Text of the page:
Those were words of City Councilman Steven Fulop in a New York Times op-ed piece published last Sunday, Oct. 7.
He was referring to his pursuit of two referendums to be placed on the November 2008 general election ballot. A referendum allows the public to vote on an issue. Previously, Fulop encouraged his fellow council members to vote for his proposals, to no avail.
The first referendum would prevent elected officials or government employees from collecting more than one taxpayer-financed salary. The second referendum would make it illegal for any entity that does business with the city, like a developer or contractor, to make a political contribution to a local candidate for a one-year period.
While there is a version of the second issue already existing in state law, Fulop's version would be much stricter.Needs petitions to place them on ballot
Fulop held a meeting on Oct. 3 at the bar/restaurant LITM on Newark Avenue in Jersey City, where he explained his referendums to a crowd of over 100. After the meeting, attendees were asked to submit their names and addresses for a list Fulop is putting together of volunteers who would eventually go out and collect petitions for the referendums to be placed on the ballot for next year.
Fulop must collect the amount of petitions equal to 15 percent of the total voter turnout in Jersey City from the 2005 November general election. But if he waits and does so after Nov. 6 of this year, it would reflect the turnout of this year's general election.
That number of petitions, which would be around 6,000, would determine whether the initiatives are placed on the ballot. But it is believed he would have to collect double the amount necessary, just in case some are disqualified. Not new for Fulop
Last month, the City Council voted down Fulop's resolution that would have made the city's ethics code the strictest in New Jersey.
The resolution banned holding more than one public office or multiple salaried and appointed public positions within Hudson County - whether elected or appointed. It also would have barred public officials from using a city automobile for personal use, and banned city officials from lobbying the city or city agencies for three years after they left office.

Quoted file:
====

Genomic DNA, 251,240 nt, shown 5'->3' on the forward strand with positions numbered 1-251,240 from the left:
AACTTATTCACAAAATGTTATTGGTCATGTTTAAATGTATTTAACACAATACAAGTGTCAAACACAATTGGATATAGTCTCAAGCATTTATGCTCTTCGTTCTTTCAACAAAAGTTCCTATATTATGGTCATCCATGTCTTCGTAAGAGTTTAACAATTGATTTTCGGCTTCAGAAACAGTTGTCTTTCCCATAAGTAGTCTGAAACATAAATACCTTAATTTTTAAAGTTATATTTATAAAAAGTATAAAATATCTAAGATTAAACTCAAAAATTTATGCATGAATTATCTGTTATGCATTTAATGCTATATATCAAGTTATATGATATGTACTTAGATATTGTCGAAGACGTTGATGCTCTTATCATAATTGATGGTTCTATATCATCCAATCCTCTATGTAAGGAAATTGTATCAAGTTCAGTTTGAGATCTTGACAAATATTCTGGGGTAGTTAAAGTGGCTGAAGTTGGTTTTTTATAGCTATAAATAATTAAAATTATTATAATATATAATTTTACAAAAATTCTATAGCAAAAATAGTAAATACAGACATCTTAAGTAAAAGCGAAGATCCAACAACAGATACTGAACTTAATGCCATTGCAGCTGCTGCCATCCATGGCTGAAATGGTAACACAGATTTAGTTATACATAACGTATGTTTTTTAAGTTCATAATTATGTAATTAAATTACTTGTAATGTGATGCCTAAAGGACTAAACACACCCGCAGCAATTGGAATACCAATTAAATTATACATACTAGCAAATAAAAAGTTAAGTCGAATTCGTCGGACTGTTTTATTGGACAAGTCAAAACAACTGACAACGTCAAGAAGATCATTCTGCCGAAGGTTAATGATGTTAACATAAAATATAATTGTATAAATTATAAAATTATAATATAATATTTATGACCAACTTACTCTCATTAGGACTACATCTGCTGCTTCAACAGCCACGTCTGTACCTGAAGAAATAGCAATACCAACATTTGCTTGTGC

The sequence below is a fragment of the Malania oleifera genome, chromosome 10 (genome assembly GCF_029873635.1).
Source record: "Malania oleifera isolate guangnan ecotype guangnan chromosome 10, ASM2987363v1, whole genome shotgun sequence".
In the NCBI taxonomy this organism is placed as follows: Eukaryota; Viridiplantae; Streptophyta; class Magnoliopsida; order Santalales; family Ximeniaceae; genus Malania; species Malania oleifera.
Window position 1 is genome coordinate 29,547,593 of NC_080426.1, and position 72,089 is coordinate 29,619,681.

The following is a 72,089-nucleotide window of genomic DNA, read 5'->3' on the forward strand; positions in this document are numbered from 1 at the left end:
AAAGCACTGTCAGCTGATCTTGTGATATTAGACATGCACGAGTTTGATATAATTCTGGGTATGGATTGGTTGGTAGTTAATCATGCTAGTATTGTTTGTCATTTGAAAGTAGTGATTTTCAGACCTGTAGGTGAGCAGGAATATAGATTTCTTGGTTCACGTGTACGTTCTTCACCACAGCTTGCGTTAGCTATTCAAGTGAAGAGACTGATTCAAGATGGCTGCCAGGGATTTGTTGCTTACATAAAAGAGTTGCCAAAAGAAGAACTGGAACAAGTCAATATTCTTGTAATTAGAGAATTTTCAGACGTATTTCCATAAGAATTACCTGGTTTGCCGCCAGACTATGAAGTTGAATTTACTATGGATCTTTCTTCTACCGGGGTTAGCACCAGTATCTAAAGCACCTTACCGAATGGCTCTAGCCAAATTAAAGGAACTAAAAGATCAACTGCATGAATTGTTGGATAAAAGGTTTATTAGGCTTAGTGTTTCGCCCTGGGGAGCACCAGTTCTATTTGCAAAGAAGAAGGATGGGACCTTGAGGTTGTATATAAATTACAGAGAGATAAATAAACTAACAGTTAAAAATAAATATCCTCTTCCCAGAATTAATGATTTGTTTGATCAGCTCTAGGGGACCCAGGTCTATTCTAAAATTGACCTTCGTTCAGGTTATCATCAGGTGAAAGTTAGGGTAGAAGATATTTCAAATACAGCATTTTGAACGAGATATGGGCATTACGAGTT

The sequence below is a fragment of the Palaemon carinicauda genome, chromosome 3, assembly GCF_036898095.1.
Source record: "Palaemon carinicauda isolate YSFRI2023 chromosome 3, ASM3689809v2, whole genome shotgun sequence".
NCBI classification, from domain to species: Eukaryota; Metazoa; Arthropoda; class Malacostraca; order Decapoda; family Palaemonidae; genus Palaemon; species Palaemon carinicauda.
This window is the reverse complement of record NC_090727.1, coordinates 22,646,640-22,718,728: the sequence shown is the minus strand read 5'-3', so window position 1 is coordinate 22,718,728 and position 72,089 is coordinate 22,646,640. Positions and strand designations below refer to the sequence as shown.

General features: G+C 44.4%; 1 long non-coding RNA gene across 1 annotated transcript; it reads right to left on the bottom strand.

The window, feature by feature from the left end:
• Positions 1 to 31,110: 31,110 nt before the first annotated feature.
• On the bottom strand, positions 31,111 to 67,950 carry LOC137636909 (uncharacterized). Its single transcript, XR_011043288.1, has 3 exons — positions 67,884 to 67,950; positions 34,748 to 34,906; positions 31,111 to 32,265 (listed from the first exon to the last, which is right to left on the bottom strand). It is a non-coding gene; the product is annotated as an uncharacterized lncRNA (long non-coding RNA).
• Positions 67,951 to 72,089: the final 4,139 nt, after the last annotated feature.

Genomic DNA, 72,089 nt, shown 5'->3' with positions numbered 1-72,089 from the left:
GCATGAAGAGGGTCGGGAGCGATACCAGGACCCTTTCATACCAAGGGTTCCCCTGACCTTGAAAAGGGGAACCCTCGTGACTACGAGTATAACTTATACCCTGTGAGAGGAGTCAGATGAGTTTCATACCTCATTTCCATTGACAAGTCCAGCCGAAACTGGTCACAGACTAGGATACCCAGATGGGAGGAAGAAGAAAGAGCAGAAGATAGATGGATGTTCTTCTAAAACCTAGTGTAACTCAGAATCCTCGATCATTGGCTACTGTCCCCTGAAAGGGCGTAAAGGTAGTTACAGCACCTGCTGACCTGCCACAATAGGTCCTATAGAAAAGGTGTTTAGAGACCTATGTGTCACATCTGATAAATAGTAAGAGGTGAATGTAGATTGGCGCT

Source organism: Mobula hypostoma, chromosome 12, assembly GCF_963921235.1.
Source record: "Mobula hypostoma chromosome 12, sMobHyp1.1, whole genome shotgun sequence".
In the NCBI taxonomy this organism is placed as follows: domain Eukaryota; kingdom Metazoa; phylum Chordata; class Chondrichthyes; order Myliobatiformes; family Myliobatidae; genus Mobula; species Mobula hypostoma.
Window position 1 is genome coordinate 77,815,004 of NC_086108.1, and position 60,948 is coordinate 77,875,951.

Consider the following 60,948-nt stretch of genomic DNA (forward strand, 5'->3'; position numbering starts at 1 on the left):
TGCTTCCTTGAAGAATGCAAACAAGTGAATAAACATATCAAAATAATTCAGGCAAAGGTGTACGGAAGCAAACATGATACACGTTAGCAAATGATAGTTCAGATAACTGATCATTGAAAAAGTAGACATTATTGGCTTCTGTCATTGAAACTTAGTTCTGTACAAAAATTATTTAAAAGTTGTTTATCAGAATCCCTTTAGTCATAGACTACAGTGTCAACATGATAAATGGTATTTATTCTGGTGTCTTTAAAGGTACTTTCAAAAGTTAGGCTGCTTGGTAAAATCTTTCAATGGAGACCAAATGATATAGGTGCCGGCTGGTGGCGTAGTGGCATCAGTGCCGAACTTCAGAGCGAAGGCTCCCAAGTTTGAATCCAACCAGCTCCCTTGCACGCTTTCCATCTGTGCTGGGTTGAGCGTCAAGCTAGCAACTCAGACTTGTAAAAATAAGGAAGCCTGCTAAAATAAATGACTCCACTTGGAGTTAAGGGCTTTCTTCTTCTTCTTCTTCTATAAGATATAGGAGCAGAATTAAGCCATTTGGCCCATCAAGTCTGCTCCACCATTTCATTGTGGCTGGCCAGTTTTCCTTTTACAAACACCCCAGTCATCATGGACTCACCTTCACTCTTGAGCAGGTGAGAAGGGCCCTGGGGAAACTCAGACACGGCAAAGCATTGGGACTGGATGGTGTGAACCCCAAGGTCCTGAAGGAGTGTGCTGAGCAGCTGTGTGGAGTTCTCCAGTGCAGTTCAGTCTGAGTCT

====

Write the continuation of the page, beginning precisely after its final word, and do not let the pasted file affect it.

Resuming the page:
The majority of city council people in Jersey City also have a full-time job with another branch of city or county government.
Fulop was criticized by his City Council colleagues for not discussing the resolution with them before introducing it, and for instead going to the press with his proposal.
Earlier this year, Fulop pushed for passage of a version of the state's "pay-to-play" laws, which ban political contributions from contractors doing business with the city. Fulop's version would have also applied to real estate developers, but it was voted down by the City Council. Addressing the people
It was a Wednesday night in a somewhat unusual place for Fulop to speak to people on his ethics initiatives, as he stood behind the bar of LITM.
"This is my first time being a bartender," Fulop joked. "But I am probably the only politician who has not been behind a bar."
Fulop went on to explain his referendum initiatives to attendees and what he hopes to achieve.
"The fundamental change in Jersey City will have a lasting impact on government here in Jersey City," Fulop said.
He continued, "It's about dysfunctional leadership at the top, where things like multiple jobs and other practices are accepted that take taxpayer monies. It takes away incentive to serve in government for the wrong reasons."
He also said he will be collecting names and addresses to send packets with petitions, information on his referendums, and voter registration paperwork.
His attorney, James Carroll, gave out contact information for him and other attorneys for those with further questions on the referendums.
The public gave their reasons for signing on to Fulop's initiatives.
Michael Heydenburg, a downtown Jersey City resident for 10 years, said Fulop's initiatives represent a "change" for how Jersey City is governed.
"It will force people to make a choice," Heydenburg said. "It wakes up old ways of thinking of the way Jersey City is run." For comments on the story, contact Ricardo Kaulessar at email@example.com